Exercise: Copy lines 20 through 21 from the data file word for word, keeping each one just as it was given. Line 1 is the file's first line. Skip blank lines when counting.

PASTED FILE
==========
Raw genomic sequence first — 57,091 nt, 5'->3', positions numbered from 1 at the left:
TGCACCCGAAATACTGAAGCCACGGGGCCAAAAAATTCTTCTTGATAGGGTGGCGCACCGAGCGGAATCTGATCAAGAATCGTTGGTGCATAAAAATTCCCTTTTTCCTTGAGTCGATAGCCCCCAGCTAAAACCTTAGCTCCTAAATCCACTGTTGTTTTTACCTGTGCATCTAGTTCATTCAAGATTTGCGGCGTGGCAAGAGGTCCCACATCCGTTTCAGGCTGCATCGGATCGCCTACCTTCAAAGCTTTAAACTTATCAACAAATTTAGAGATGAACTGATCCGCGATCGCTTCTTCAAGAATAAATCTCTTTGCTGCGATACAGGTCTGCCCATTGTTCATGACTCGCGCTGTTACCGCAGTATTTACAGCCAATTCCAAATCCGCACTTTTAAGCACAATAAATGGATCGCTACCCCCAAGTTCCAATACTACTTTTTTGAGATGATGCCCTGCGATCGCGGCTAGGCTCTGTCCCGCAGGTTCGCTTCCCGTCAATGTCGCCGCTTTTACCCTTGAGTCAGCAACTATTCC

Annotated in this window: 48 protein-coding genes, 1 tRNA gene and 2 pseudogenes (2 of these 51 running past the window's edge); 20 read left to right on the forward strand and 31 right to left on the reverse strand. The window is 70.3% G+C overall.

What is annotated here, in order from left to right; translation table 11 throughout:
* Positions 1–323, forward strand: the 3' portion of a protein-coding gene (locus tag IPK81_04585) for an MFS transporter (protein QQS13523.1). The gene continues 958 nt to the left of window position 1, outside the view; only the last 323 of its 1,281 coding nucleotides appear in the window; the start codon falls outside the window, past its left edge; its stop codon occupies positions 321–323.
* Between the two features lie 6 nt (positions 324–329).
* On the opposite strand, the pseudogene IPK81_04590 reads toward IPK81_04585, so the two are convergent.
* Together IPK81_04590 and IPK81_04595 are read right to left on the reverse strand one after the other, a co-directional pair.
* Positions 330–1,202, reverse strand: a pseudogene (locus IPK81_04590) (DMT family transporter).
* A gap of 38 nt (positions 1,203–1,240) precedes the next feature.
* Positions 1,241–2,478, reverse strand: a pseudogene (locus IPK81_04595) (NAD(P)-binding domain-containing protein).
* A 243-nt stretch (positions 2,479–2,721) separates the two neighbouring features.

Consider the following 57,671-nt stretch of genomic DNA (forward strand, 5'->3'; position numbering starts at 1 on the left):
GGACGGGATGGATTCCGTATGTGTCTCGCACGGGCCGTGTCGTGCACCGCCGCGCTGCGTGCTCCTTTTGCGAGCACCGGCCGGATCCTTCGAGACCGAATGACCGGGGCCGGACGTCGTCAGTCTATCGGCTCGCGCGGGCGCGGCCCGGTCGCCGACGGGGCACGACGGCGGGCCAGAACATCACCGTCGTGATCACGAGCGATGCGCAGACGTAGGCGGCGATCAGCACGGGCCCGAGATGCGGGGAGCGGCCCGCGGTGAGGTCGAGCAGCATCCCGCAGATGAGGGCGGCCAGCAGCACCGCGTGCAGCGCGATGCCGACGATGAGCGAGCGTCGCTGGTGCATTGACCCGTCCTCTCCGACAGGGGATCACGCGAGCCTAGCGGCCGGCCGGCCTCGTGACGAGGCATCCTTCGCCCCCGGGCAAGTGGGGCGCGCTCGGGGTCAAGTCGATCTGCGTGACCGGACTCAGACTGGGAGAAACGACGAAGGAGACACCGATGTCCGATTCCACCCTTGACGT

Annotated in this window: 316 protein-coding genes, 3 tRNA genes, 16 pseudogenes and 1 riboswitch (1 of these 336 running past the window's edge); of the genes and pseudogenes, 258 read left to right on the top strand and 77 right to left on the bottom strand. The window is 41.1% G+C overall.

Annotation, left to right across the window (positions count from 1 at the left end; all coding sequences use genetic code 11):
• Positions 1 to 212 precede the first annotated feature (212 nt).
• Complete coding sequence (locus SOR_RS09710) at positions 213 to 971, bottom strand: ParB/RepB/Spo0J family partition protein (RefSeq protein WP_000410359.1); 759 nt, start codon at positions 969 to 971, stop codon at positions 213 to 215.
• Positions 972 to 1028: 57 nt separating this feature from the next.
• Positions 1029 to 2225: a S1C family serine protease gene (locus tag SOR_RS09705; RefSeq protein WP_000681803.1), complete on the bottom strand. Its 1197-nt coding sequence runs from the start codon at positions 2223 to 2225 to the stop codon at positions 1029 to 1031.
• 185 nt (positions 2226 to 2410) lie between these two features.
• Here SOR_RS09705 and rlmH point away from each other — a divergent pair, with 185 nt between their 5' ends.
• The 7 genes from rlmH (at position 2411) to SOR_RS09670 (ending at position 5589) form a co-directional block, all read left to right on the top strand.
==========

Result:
• Positions 1029 to 2225: a S1C family serine protease gene (locus tag SOR_RS09705; RefSeq protein WP_000681803.1), complete on the bottom strand. Its 1197-nt coding sequence runs from the start codon at positions 2223 to 2225 to the stop codon at positions 1029 to 1031.
• 185 nt (positions 2226 to 2410) lie between these two features.